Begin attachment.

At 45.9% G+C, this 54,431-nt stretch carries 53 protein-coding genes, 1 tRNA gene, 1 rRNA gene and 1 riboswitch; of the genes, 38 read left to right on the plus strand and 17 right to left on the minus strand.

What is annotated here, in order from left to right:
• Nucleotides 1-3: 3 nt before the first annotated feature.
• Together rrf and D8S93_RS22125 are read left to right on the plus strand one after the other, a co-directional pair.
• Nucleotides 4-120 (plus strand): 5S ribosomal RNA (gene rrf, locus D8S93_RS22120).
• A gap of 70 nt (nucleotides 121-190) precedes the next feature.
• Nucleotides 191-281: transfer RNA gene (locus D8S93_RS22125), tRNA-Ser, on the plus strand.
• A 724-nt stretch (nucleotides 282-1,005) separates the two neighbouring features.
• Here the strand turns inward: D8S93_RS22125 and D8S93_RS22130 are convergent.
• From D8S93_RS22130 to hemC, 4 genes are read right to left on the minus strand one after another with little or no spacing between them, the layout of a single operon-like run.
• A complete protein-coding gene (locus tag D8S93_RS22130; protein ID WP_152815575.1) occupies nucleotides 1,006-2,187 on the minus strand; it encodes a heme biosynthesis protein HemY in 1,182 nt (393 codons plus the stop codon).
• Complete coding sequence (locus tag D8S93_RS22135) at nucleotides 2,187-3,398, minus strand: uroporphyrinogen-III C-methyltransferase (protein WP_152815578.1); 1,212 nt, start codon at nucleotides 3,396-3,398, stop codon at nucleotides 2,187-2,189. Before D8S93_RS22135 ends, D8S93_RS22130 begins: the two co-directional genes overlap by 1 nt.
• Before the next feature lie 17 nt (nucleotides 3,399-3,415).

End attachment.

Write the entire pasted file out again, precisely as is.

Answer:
At 45.9% G+C, this 54,431-nt stretch carries 53 protein-coding genes, 1 tRNA gene, 1 rRNA gene and 1 riboswitch; of the genes, 38 read left to right on the plus strand and 17 right to left on the minus strand.

What is annotated here, in order from left to right:
• Nucleotides 1-3: 3 nt before the first annotated feature.
• Together rrf and D8S93_RS22125 are read left to right on the plus strand one after the other, a co-directional pair.
• Nucleotides 4-120 (plus strand): 5S ribosomal RNA (gene rrf, locus D8S93_RS22120).
• A gap of 70 nt (nucleotides 121-190) precedes the next feature.
• Nucleotides 191-281: transfer RNA gene (locus D8S93_RS22125), tRNA-Ser, on the plus strand.
• A 724-nt stretch (nucleotides 282-1,005) separates the two neighbouring features.
• Here the strand turns inward: D8S93_RS22125 and D8S93_RS22130 are convergent.
• From D8S93_RS22130 to hemC, 4 genes are read right to left on the minus strand one after another with little or no spacing between them, the layout of a single operon-like run.
• A complete protein-coding gene (locus tag D8S93_RS22130; protein ID WP_152815575.1) occupies nucleotides 1,006-2,187 on the minus strand; it encodes a heme biosynthesis protein HemY in 1,182 nt (393 codons plus the stop codon).
• Complete coding sequence (locus tag D8S93_RS22135) at nucleotides 2,187-3,398, minus strand: uroporphyrinogen-III C-methyltransferase (protein WP_152815578.1); 1,212 nt, start codon at nucleotides 3,396-3,398, stop codon at nucleotides 2,187-2,189. Before D8S93_RS22135 ends, D8S93_RS22130 begins: the two co-directional genes overlap by 1 nt.
• Before the next feature lie 17 nt (nucleotides 3,399-3,415).